We give algorithms to compute the relative prefix distance of two regular languages. For a given integer k, we show that for a deterministic context-free language and a regular language or for two visibly pushdown languages, it is decidable whether their relative prefix distance is at most k. This is very close to the borderline between decidable and undecidable since, on the other hand, we show that deciding the same question for a deterministic context-free language and a visibly pushdown language is undecidable.
Discovery of Patterns in Simulink Systemsde la Parra, Franciscohttp://hdl.handle.net/1974/201022017-08-10T12:20:27ZDiscovery of Patterns in Simulink Systems
de la Parra, Francisco
Model-Driven Engineering tools and techniques have become mainstream aids in the development
of embedded cyber-physical systems. The large-scale use of visual models is a powerful
paradigm for designing reliable and maintainable systems assembled with complex hardware, software
and mechanical elements. Modular design approaches can readily capture the requirements
for embedded systems into executable and evolutionary models.
We propose a framework to discover, classify and visualize model-patterns in large repositories of
Simulink models. We design, and implement in a software toolchain, a set of scalable algorithms to
fully traverse and contextually parse the source code of these repositories in order to compute topology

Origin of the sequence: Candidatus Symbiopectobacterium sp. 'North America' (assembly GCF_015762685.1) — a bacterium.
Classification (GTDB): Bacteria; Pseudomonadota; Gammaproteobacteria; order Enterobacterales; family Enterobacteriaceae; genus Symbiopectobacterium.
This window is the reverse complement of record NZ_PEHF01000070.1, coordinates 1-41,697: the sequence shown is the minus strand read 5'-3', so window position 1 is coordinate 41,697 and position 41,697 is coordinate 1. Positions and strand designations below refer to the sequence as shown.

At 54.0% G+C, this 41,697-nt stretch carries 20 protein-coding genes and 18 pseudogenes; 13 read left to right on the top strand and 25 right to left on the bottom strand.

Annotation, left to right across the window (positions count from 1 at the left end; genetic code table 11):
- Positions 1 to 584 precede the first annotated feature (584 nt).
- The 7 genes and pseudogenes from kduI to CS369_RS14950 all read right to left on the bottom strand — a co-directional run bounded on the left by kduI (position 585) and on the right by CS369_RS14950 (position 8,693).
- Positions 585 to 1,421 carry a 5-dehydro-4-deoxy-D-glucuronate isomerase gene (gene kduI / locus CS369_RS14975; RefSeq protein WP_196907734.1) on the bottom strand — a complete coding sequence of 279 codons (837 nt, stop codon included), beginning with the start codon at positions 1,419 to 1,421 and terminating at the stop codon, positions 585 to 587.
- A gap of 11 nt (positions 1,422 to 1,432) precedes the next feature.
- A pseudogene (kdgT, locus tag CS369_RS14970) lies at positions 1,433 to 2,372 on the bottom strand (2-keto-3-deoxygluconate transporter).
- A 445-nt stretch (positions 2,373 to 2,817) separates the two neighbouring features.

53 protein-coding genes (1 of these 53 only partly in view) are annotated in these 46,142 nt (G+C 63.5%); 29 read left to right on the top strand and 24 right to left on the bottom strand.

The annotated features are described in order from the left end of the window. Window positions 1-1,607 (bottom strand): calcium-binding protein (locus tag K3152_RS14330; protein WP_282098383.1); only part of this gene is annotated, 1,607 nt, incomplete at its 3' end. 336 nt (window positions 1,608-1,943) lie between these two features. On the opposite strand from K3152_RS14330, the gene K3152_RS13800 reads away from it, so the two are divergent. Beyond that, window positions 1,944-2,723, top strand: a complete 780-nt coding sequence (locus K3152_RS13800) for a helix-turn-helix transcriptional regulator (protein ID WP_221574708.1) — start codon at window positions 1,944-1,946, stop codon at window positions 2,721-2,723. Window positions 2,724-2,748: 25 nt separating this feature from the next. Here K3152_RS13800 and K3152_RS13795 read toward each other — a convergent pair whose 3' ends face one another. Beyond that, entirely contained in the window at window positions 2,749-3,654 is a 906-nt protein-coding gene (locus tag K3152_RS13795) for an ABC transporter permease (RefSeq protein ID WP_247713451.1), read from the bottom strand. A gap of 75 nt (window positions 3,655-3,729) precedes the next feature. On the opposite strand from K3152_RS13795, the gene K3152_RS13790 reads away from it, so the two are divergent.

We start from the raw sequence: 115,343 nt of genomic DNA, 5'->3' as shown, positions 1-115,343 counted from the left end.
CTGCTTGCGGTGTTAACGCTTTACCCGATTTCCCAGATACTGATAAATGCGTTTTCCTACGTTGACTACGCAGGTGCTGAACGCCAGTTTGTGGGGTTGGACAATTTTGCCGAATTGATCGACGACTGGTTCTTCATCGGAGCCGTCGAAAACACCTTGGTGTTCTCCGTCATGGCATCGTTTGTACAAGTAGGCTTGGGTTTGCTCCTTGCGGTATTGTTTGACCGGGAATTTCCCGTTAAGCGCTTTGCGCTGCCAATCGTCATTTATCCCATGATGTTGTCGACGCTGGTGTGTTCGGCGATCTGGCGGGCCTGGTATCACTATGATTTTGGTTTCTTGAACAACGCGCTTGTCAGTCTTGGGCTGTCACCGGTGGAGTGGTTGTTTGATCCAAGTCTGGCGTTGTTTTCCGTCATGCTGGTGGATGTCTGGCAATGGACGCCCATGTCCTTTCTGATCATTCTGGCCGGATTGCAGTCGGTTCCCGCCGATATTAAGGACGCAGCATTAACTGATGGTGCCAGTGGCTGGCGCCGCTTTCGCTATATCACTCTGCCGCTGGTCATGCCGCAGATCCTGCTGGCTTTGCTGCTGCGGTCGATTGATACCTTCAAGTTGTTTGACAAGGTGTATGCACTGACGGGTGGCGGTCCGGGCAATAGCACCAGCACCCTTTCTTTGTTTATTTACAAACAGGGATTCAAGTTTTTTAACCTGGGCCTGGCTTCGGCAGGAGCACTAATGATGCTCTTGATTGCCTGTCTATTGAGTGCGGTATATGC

hash functions for the size, name connectivity and type connectivity of each model subsystem,
as well as properties of Stateflow charts. We use these extracted properties to cluster the subsystems
into a set of addressable-by-property classes. We develop an interactive model visualization and
querying facility, embodied by the MoSART user interface, to identify further relations, similarities
and abstractions in the elements of the cluster classes. This tool provides a configurable environment
for inferring structural model-patterns and elaborating on semantic model-patterns with the assistance
of skilled domain knowledge. We propose a query system, based on regular expressions that
match values of previously computed subsystems properties, as an effective method to iteratively
refine Simulink model-patterns abstractions into accumulated modeling knowledge.
Our implementation works cooperatively with a 3-phase iterative model-pattern discovery approach
that we conceptualize as 1) model clustering: repository traversal and subsystem-topology
evaluation for clustering subsystems, 2) primary model-pattern inference: visualization, querybased
search and clustering for identifying basic semantic patterns, 3) model-pattern refinement:
continuous refinement of basic patterns into specialized groups for application in targeted use cases.
We effectively support the iterative nature of this approach because our repository traversal, property
evaluation and clustering algorithms have low time-complexity, that is, between a lower-bound(n) and
O(n lg n)(n = total lines of source code in a repository), and our interactive tool provides a
complete-coverage view of a model repository.